One of the main points of the first section of this work is that there are significant problems with industrial agriculture, which is what produces the vast majority of the food we consume, especially corn, which is highly versatile, easy to grow and can feed large swathes of people…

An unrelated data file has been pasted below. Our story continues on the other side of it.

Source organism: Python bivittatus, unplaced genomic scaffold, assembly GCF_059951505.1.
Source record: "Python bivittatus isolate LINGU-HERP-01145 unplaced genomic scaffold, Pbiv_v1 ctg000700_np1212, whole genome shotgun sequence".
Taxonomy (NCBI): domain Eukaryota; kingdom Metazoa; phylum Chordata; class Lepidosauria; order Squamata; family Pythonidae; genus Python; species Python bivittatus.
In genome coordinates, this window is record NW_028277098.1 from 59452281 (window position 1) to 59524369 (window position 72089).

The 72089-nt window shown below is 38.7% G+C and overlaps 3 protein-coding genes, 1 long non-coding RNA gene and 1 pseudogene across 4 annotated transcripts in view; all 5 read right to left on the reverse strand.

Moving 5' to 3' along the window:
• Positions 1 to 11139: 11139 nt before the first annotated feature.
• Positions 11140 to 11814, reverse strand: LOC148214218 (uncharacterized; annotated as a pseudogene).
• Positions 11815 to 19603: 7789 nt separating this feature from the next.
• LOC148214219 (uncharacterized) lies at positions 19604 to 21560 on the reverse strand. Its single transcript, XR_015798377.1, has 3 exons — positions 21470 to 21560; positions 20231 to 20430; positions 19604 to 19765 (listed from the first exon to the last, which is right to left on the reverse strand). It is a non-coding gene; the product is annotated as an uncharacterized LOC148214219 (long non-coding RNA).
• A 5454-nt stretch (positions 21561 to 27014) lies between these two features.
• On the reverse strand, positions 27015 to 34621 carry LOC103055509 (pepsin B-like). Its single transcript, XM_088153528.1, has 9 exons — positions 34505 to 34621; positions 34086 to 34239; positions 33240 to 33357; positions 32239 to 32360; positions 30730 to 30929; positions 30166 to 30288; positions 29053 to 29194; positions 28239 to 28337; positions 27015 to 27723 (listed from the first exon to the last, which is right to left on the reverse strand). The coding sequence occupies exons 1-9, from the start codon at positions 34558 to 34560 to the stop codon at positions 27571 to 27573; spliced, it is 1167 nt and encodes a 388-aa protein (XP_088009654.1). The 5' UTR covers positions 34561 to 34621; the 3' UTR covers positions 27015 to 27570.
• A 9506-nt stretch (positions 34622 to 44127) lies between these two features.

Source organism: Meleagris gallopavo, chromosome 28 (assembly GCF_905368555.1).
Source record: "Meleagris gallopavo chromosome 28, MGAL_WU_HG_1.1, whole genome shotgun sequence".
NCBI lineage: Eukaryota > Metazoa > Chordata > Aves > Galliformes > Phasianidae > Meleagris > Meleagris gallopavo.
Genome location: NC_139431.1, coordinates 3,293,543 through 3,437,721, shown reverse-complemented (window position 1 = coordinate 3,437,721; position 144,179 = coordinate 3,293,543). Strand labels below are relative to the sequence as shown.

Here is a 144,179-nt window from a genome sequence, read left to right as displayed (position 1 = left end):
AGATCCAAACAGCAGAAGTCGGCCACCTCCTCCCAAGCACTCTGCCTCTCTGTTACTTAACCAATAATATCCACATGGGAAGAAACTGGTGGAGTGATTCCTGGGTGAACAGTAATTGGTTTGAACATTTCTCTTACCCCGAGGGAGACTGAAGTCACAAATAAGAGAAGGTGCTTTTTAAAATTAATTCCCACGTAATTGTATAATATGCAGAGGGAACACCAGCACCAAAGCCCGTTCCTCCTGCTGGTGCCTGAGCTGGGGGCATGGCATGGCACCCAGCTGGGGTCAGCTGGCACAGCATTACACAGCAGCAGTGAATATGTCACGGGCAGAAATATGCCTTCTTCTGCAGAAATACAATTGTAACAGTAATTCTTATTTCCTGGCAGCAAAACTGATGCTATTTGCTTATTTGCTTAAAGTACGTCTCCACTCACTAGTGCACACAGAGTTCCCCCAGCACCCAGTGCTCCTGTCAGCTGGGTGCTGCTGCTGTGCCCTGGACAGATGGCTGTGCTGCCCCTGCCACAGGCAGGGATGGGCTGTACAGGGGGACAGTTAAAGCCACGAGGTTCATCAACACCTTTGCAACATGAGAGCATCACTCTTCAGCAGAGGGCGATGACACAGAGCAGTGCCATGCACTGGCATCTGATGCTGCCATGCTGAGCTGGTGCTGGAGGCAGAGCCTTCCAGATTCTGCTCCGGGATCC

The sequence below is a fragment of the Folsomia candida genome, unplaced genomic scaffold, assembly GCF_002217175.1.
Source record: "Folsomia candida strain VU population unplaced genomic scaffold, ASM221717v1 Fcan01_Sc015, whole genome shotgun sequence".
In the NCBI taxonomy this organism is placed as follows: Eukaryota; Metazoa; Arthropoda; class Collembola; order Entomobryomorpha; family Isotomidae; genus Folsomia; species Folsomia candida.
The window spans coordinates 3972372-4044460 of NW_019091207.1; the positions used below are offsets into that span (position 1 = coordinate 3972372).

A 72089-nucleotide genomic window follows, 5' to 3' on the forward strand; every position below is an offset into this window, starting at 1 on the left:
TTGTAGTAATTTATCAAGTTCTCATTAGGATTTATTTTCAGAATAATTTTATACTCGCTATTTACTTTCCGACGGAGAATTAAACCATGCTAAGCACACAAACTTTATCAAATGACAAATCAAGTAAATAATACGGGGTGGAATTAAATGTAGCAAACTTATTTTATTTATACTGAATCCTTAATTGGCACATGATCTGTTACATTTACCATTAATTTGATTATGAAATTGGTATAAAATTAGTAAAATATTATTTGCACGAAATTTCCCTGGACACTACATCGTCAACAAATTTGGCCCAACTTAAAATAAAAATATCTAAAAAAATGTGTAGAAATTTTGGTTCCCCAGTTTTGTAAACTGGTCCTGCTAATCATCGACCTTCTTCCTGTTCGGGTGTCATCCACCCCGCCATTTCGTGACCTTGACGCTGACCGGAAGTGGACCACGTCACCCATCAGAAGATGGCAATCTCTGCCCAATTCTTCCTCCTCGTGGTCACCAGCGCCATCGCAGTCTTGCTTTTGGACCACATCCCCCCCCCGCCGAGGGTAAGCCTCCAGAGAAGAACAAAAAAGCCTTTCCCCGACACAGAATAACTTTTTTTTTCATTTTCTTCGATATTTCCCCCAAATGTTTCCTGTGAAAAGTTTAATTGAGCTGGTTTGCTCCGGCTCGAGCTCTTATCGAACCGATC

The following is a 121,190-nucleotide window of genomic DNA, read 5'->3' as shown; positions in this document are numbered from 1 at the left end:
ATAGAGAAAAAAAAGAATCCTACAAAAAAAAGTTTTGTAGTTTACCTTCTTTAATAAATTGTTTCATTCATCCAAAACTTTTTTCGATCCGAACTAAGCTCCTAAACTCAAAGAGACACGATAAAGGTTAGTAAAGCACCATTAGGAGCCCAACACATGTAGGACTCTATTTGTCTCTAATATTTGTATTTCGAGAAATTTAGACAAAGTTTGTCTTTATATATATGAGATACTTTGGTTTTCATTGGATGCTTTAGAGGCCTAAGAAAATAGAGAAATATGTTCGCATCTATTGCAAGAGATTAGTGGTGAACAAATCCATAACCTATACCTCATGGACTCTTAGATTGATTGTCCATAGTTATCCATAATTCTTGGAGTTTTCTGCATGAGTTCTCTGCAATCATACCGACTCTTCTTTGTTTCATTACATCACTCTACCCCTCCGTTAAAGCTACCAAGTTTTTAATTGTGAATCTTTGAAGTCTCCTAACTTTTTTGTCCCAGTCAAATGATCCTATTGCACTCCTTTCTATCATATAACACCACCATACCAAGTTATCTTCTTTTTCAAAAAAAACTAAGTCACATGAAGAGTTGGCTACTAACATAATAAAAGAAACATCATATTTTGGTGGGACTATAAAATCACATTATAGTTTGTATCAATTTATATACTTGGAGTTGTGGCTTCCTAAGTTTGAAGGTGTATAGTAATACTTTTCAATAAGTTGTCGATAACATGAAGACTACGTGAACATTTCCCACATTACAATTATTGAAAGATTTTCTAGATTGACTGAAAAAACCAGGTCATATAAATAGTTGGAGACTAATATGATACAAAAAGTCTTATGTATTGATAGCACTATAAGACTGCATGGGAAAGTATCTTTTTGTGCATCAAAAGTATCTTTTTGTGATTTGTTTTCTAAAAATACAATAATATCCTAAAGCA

Contrary to the main point of The Omnivore Dilemma, however, that part of the difficulty for humans is choosing their food is that we have too much choice, that we can eat anything we want. The problem, however, is that we do not actually have that great a degree of choice and that the factors that determine the crops we grow are in fact outside of our control. It is impossible to simply choose better, safer, healthier, and more environmentally friendly food because the food we grow is determined by the complex interaction of population, food-consumption style, and climate. In order to truly be the masters of our destiny in terms of food production, we must control the factors that determine what food we plant. Corn is in many ways a wonder food and in many ways a dangerous food. Corn can be produced in quantities that far exceed other plants (Pollan 2006, 36), and is incredibly versatile, functioning as everything from feedstock (65) to the sugars in sodas and candies (85). This means that corn is the product of choice for most food production – in a single meal, nearly everything you eat can be a corn product in some way or another (111). This leads to problems, however. Firstly, heavy reliance on a single crop is incredibly dangerous from a food security perspective - an insect that develops the ability to eat it in high quantities and resisting pesticides, or a phage that targets the plant could lead to significant food shortages. Likewise, corn products are not always the most healthy – the high-fructose corn syrup that is in nearly every junk food on the planet is associated with heart disease and diabetes, two of the most serious killers in North America. So, realistically, there would be many benefits to breaking our addiction to corn (and other similarly homogenous cereal crops) and diversifying our planting to a wider variety of food products. But unfortunately, this is near to impossible because of the pressures that actually decide what kinds of food we plant. Forces other than free choice force the determination of what crops we plant. The first of these forces is population. Corn and other cereal crops’ incredibly high yields have led to a population explosion the like of which the human race has never seen before. And the fact is, this means that we now need these high yield crops in order to maintain the population and avoid even greater mass starvation than is already occurring. Population in many ways forces us to grow the crops we do. The second major force is lifestyle – a great deal of the crops we produce are used to feed livestock, which are incredibly inefficient uses of food resources from the human perspective – only about one-tenth of the energy used to feed the animal a human eats actually makes it to the human(68). So the widespread consumption of meat in our society is another major factor inducing the growth of corn. A final factor is climate – as climate changes rapidly it is important to grow crops that can endure a wide variety of conditions, and corn has shown that it is able to do this – it can be grown anywhere from Brazil to Canada, and can endure significant swings in temperature, rain and so on without failing, unlike many other crops. ...
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